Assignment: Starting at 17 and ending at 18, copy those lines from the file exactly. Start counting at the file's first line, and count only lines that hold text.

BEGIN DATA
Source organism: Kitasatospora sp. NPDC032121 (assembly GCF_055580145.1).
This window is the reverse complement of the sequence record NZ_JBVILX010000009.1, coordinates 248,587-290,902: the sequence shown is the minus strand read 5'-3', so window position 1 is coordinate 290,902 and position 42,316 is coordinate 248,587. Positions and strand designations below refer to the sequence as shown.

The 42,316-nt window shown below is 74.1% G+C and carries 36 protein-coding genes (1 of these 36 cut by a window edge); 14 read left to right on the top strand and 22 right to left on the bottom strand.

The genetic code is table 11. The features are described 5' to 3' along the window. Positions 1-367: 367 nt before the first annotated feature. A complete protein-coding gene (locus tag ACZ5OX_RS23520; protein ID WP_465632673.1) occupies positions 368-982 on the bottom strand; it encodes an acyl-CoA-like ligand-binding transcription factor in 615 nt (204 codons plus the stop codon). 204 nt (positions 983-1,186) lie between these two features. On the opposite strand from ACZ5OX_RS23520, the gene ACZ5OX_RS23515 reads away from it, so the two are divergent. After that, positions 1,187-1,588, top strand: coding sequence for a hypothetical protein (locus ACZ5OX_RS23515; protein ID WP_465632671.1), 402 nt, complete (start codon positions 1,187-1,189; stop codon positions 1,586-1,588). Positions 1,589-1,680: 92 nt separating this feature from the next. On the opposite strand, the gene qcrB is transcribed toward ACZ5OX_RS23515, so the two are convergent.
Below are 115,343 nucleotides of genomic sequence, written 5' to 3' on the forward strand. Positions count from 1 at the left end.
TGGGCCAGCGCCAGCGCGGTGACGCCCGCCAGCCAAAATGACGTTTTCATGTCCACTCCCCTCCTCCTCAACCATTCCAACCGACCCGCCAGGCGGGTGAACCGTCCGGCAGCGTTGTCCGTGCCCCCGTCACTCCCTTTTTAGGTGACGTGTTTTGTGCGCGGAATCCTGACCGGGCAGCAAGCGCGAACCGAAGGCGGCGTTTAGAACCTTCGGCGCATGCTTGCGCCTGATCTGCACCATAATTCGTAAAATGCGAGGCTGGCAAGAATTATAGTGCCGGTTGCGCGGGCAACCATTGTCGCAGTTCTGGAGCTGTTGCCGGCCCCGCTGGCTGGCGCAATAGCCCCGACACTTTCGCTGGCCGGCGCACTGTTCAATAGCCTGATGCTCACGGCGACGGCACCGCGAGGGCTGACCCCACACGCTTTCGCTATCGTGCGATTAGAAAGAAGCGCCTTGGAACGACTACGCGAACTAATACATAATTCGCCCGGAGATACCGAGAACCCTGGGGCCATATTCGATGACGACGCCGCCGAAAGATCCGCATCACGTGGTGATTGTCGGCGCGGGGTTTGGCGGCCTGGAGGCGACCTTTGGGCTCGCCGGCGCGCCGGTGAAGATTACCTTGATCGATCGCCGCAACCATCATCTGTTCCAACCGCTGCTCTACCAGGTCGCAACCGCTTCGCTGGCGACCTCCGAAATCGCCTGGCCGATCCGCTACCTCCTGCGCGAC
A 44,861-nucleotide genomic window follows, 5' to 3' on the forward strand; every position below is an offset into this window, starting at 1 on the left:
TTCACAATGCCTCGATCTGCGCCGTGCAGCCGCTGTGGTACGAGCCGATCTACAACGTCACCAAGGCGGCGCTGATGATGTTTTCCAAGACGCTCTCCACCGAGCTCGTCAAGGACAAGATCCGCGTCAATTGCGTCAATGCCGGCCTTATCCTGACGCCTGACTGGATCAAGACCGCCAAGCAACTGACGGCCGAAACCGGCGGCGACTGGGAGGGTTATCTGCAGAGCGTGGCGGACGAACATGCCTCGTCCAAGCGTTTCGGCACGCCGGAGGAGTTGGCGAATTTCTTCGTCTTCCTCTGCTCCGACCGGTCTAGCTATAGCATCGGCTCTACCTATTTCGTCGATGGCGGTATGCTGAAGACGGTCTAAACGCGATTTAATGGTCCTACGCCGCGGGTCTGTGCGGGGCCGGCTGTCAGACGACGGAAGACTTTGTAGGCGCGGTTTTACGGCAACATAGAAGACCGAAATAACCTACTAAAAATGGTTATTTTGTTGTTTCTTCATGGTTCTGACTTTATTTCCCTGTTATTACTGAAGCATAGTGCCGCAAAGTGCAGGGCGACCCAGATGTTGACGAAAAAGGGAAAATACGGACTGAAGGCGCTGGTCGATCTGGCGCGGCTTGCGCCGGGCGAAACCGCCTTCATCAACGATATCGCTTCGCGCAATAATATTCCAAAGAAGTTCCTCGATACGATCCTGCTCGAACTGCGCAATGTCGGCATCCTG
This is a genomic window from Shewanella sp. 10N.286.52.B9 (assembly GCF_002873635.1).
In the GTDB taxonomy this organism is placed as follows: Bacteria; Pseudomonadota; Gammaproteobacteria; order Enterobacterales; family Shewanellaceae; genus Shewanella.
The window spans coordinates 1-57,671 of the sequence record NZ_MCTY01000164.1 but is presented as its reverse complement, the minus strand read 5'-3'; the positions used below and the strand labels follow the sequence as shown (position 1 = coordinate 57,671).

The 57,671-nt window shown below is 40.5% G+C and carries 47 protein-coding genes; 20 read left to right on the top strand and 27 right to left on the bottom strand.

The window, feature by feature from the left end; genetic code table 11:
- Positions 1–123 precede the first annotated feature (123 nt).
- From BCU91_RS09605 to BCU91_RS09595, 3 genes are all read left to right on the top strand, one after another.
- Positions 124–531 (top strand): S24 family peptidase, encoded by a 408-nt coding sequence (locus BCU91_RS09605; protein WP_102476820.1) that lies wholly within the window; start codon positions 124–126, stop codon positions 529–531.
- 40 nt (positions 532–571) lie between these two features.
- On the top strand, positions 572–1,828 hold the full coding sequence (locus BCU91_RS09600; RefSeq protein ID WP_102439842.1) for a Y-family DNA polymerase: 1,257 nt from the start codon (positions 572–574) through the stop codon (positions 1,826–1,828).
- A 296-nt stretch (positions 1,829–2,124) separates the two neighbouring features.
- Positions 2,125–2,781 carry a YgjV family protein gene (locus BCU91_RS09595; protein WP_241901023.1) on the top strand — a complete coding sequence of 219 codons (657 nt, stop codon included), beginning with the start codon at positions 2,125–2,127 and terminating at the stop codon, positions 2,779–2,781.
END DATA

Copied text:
- 40 nt (positions 532–571) lie between these two features.
- On the top strand, positions 572–1,828 hold the full coding sequence (locus BCU91_RS09600; RefSeq protein ID WP_102439842.1) for a Y-family DNA polymerase: 1,257 nt from the start codon (positions 572–574) through the stop codon (positions 1,826–1,828).